The law which regulates Jamaicans access to all beaches stems from the colonial era and is racist, according to a local activist group, Jamaica Beach Birthright Environmental Movement (JBBEM).
Campaigners, joined by Ziggy and Cedella Marley, have called for Jamaica’s beaches to be made accessible to local people, following months of reports that locals were being denied access to some beaches on the island.
The issue isn’t new in Jamaica, where beaches tend to be held by developers and resorts catering to its tourism industry, reported Reuters in 2017. Public beaches are not all operational and many charge visitors fees.
But the current campaign was spurred last year by reported plans to build a hotel on lands in St Thomas which JBEEM claims will result in the loss of access to the Bob Marley Beach in Bull Bay.
The advocacy group is charging that the government has too often failed to preserve access to these public resources. (Jamaica Gleaner)
Legislation around the Caribbean varies, but the question of who can access beaches has become increasingly common in the region. “The feeling is that despite regulations, access to beaches in nations from Jamaica to St Lucia has diminished over the years, and that the more recent acceptance of ever larger resort developments is resulting in traditional rights being further eroded,” according to the Caribbean Council.
A Puerto Rican protest last year against “the construction of a private pool on a public beach where endangered reptiles nest had, by the end of summer, evolved into a symbolic battle over the future of this island’s treasured waterfronts,” reports the Huffington Post.
Racial Justice and Reparations
- Britain’s King Charles signalled support for research into the monarchy’s historical links with transatlantic slavery, after the Guardian published a 1689 document showing King William III’s stake in a slave-trading company. Buckingham Palace did not comment on the document but said it supported a research project, co-sponsored by Historic Royal Palaces, into the monarchy’s involvement in the slave trade. (See last week’s Just Caribbean Updates.)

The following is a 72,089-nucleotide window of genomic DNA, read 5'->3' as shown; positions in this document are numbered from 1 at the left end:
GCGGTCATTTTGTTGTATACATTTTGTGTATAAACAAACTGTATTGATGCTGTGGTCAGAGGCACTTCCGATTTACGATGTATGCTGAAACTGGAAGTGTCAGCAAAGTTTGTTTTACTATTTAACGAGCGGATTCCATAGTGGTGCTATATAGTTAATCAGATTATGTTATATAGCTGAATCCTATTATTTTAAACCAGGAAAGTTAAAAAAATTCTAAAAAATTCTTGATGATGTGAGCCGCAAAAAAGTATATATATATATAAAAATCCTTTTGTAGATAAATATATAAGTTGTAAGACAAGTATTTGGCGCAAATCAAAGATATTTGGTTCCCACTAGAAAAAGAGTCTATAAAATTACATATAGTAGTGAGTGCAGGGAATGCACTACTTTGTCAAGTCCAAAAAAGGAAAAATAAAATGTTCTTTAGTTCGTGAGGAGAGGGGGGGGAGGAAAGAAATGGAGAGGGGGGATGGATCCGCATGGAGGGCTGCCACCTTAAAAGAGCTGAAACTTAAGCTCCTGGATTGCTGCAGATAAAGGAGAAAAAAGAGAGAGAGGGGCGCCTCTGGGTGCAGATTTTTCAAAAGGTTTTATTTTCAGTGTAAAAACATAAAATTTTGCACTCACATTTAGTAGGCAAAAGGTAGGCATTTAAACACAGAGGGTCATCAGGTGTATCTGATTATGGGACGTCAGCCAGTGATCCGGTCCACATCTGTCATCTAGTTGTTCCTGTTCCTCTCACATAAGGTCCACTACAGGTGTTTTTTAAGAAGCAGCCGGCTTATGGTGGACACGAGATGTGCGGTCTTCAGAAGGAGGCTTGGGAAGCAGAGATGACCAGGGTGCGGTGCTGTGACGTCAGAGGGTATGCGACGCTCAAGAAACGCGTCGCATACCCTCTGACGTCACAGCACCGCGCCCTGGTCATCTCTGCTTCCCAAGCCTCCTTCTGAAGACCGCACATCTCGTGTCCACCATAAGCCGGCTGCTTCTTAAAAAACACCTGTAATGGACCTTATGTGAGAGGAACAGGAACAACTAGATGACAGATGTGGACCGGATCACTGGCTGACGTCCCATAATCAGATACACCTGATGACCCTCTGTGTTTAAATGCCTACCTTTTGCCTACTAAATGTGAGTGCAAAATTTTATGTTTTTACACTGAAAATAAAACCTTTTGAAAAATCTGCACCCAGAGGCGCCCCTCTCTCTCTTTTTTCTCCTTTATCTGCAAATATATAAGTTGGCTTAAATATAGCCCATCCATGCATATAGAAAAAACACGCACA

- The Organisation of Eastern Caribbean States objected “to the imposition of direct colonial rule over the people of the British Virgin Islands” in a statement support from the BVI’s ongoing implementation of reforms.
Climate Justice and Energy
- Transitioning Puerto Rico’s electric grid to renewable energy is a life or death matter given the country’s vulnerability to extreme weather events. (Reuters)
- Mangrove reforestation is key to Puerto Rico’s storm defense — Climate Tracker
- A sandbar off the coast of Barbuda, which for decades has restrained ocean currents and protected the Codrington Lagoon from the open sea, has been compromised by breaches that threaten the well-being of the lagoon’s ecosystems, as well as the livelihoods of Barbudans, reports Cari-Bois. (Via Global Voices)
- Coastal erosion is redrawing St. Vincent’s north-east coast — Cari-Bois
- Jamaican youth protested last month’s International Seabed Authority Council meeting in Kingston. The main topic of the 12 days of discussions was the draft regulations governing the exploitation of minerals in the deep-sea bed, reports Emma Lewis in Global Voices.
- An ongoing audit of US$1.6B in expenses incurred in Guyana between 1999 and 2017 by an ExxonMobil subsidiary found that partners racked up US$31.4M in certain expenses which they claim Guyana must pay — Kaieteur News